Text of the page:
We can connect you to organizations who can run a full 5 day design sprint with you. We can also train you and introduce you to the key activities of the design sprint in our training workshops so you can get started on your own. We can also focus on shorter approaches to generating and developing ideas for and with your customers using the philosophy behind design sprints as well as design thinking, lean startup, agile, scrum, and the front end of innovation. https://res.cloudinary.com/practicaldev/image/fetch/s--M5agzuGU--/c_imagga_scale,f_auto,fl_progressive,h_100,q_auto,w_100/https://thepracticaldev.s3.amazonaws.com/uploads/user/profile_image/119031/08546e06-e482-4dc1-a1fc-8d2be828e522.jpg
Design for a light-touch, full-product experience. Ask yourself: What’s the smallest set of features you can design that will still solve users’ problems? Start with the simplest version of your product, get user feedback, and then add features. As your sprint loops continue, you can move from simple prototypes to robust product directions. With Swell, we focused on creating a hero page for each key interaction (landing page, sign up, and invest). This meant we were testing the functionality of the full product experience, just in a light-touch way.
Graphite introduced design sprints to clients in the first year that the the process was published by Jake Knapp and John Zeratsky at Google Ventures, which means we’ve optimised our own design sprints throughout the years. After facilitating many design sprints for our clients including Pfizer and Safilo, we realised that many clients wanted to train their own in-house teams in the design sprint methodology. Here are the design sprint training courses we offer. We also facilitate & provide design sprint teams.
What I Find Noteworthy:  This appears to be AJ&Smart’s live in-person training ($3,500+) with all the tools, templates, and slides, but at half the price. The class teaches the latest 2018 version of the design sprint — the 4 day Design Sprint 2.0 created by AJ&Smart in partnership with Jake Knapp. This class just launched in May 2018 and seems perfect for anyone looking to get the full design sprint training experience from a top-tier design sprint firm, without having to travel or take time away from work. The training is very comprehensive, covering not only fundamentals of the design sprint, but also best practices/tools for selling-in sprints, advanced facilitation, and delivery of sprint results to leadership/clients. VERY compelling offering.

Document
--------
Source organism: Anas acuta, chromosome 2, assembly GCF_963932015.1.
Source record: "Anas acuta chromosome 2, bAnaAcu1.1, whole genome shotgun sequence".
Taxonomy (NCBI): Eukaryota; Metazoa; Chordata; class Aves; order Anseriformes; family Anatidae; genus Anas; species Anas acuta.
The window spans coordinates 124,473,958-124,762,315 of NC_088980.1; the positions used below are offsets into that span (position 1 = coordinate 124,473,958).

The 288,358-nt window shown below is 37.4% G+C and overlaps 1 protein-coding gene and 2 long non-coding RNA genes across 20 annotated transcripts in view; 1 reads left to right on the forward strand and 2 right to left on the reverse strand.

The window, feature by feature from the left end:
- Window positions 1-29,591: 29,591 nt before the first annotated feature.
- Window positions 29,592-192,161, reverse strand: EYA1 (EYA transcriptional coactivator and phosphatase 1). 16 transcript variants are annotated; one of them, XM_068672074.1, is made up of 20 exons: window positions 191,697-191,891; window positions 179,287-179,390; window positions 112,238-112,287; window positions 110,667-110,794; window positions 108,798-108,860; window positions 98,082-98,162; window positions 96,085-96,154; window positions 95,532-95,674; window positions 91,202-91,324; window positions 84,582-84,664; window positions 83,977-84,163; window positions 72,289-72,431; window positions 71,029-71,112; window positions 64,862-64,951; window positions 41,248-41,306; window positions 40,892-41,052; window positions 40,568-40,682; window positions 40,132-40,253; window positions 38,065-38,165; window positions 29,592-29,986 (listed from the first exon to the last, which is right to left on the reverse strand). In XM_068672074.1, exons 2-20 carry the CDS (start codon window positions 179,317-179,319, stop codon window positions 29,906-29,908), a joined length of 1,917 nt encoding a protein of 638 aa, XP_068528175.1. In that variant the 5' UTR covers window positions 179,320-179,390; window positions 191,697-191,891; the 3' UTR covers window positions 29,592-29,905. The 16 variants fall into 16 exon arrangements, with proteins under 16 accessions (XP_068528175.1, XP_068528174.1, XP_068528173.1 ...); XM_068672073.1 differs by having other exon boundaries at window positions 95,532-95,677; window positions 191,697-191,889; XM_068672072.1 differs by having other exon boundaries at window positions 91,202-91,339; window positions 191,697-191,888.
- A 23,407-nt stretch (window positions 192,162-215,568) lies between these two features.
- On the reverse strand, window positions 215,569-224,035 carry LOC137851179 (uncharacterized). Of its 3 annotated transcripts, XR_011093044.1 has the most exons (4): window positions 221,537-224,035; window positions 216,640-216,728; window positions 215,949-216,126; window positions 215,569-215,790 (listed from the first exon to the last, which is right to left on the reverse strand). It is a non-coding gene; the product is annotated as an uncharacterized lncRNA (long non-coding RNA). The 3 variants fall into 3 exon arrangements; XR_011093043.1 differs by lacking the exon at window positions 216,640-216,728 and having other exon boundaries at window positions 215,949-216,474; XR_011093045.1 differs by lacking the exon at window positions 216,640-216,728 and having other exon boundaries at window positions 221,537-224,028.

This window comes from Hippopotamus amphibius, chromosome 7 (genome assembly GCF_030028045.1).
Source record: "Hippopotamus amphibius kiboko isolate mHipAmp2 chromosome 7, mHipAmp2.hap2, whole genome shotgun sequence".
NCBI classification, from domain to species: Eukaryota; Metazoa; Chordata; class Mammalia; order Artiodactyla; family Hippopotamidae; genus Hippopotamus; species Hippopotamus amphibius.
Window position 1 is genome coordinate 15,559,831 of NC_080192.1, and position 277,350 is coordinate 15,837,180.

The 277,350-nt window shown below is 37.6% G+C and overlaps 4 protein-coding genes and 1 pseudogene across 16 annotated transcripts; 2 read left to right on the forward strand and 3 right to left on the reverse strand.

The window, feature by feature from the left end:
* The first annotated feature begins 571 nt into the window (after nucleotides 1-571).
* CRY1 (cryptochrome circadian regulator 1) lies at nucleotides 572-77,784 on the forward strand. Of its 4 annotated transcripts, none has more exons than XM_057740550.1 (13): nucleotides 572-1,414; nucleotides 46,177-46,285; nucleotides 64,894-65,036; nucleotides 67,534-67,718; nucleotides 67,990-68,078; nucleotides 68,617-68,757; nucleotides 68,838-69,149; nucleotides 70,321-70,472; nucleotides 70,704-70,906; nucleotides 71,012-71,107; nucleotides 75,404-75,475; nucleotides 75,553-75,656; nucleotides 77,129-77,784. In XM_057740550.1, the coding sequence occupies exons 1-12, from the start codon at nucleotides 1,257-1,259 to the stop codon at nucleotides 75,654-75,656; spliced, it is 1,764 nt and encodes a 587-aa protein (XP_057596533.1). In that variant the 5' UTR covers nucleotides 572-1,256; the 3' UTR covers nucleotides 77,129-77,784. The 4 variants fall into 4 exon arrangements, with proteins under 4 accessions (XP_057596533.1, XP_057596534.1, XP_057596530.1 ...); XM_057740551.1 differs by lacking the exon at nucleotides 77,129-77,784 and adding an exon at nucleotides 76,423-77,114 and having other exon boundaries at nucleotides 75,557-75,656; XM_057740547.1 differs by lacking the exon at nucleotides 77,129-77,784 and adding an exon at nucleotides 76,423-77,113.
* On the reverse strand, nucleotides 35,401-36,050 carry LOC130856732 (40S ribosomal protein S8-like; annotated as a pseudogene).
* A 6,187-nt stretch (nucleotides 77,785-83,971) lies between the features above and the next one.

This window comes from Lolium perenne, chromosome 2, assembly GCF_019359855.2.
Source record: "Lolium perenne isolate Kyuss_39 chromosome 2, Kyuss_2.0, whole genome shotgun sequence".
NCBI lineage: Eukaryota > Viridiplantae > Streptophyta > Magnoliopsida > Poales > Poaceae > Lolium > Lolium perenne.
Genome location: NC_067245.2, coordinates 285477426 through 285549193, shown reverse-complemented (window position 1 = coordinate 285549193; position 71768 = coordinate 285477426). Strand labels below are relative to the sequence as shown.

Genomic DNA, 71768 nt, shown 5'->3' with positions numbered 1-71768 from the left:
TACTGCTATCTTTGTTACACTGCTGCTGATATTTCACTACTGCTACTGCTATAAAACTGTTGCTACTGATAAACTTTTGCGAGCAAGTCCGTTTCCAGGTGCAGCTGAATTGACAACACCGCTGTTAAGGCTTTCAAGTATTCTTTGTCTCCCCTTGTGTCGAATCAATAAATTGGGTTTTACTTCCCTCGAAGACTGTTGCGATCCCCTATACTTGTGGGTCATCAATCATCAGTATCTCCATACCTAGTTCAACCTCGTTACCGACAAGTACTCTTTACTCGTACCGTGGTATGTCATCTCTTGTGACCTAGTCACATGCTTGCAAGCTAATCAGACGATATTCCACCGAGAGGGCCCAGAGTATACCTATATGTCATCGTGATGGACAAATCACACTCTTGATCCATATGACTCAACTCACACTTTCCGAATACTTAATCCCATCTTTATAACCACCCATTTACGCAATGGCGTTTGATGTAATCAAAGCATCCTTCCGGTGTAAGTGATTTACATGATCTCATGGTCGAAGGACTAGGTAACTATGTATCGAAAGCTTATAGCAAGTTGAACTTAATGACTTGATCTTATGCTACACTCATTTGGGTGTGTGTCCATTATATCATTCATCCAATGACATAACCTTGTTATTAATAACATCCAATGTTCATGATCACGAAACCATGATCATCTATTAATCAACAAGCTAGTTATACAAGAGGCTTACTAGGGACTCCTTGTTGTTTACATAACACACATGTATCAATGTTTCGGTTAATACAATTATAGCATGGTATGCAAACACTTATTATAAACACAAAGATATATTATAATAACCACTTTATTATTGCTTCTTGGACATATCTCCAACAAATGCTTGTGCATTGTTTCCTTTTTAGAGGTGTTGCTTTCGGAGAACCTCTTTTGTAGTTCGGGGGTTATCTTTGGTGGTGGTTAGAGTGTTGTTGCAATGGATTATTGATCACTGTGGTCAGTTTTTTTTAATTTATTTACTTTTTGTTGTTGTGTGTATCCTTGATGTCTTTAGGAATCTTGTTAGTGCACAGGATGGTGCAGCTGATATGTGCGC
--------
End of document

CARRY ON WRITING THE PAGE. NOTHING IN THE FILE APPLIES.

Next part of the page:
To make your Design Sprint more efficient, Google suggests a few preparation tips, like writing a Sprint brief, collecting User Research, assembling a cross-functional team, planning Lightning Talks, creating a Deck, finding the right Space, getting the Supplies, setting the stage, the ground rules for Sprinting, and choosing a good ice-breaker! Innovation fortune only favors the prepared mind.
“For most organizations, doing some prototypes and a small beta test would be a good example of Design Thinking, but for a company with the heft of Google, they can absolutely afford to ‘launch’ something and see how it does without putting themselves at risk,” Rose wrote. “The amount of info that they learned from developing and launching it was incredible.”
Sprint facilitator is a hard job. Another advice to better facilitate is find a partner: to bounce off ideas, help facilitate and bridge the gap of knowledge. If you don’t personally work with the team who participants in the Sprint, then find a partner in the team who understand the problem space; If you are too familiar with the team or problem, then find a partner to help bring the team back to focus while rat holing, or simply do time management if you are uncomfortable doing so.
Jake Knapp describes Design Sprints as a greatest hits of productivity, decision making, innovation, creativity, and design — and I think that’s true. But I recently took part in a sprint which modified this “greatest hits” formula heavily. My gut feeling was that these modifications were not beneficial, but since I was unfortunately not in a position to change the process, I chose to view it as an opportunity to gather data, and do a comparative analysis between this sprint, and the GV process outlined in the book — to learn, and to be more prepared for the next time around. https://i1.wp.com/s3.amazonaws.com/production-wordpress-assets/blog/wp-content/uploads/2016/11/23155646/RAD.png?fit
Page 203 - ... unjustified and erroneous, so that they inevitably distort the truth. In fact, the historicity of our existence entails that prejudices, in the literal sense of the word, constitute the initial directedness of our whole ability to experience. Prejudices are biases of our openness to the world. They are simply conditions whereby we experience something — whereby what we encounter says something to us.‎